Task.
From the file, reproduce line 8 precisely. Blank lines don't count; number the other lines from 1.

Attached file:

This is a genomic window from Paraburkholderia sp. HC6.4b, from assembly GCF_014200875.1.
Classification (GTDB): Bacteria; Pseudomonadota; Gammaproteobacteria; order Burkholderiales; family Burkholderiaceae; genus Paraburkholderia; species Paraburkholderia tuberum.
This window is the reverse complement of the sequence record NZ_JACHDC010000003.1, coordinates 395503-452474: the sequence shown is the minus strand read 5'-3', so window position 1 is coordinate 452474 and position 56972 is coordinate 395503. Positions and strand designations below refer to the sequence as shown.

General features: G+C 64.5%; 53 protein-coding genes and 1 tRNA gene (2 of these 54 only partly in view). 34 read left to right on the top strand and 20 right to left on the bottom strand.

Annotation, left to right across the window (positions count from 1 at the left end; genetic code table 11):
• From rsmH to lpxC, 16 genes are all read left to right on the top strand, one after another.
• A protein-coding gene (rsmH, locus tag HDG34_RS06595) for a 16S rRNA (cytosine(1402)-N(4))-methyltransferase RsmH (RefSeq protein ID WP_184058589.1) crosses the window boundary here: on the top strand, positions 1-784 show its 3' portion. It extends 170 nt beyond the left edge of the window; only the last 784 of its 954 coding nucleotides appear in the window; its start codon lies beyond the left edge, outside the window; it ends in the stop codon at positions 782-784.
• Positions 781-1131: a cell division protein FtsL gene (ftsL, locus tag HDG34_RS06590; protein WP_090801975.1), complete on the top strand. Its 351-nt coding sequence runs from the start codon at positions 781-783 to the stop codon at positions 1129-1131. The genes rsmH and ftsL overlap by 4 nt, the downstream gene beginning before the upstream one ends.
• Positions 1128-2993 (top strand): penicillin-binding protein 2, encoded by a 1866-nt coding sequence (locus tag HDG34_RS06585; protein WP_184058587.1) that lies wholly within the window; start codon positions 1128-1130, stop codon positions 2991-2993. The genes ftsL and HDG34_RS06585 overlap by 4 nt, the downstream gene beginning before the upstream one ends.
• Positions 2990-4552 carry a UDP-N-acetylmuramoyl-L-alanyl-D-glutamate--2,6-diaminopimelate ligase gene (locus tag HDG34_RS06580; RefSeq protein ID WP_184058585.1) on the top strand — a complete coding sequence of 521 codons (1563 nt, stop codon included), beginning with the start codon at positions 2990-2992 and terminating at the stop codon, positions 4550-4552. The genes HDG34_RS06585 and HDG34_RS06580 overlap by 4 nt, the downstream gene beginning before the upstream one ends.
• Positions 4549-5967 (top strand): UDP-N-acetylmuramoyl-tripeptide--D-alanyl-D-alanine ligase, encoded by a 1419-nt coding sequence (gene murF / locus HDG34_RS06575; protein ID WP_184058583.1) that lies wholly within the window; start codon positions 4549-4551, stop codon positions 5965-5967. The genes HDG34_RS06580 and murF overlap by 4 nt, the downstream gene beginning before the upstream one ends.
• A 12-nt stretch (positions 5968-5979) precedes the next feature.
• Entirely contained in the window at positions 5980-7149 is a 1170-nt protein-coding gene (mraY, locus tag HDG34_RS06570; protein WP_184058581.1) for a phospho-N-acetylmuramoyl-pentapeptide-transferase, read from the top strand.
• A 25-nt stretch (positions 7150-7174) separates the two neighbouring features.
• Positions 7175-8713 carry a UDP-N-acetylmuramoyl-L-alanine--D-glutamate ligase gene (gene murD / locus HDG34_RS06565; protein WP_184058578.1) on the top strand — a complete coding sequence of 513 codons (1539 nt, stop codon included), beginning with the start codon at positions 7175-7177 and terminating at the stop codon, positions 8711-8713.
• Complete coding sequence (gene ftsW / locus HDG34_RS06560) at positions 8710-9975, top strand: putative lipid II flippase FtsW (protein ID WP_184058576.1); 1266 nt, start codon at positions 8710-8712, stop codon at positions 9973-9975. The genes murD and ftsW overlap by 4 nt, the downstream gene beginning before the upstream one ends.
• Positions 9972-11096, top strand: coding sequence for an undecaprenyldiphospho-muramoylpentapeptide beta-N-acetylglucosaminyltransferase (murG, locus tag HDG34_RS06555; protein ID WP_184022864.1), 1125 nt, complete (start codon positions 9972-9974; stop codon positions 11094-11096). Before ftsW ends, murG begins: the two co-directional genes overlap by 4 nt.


• Positions 781-1131: a cell division protein FtsL gene (ftsL, locus tag HDG34_RS06590; protein WP_090801975.1), complete on the top strand. Its 351-nt coding sequence runs from the start codon at positions 781-783 to the stop codon at positions 1129-1131. The genes rsmH and ftsL overlap by 4 nt, the downstream gene beginning before the upstream one ends.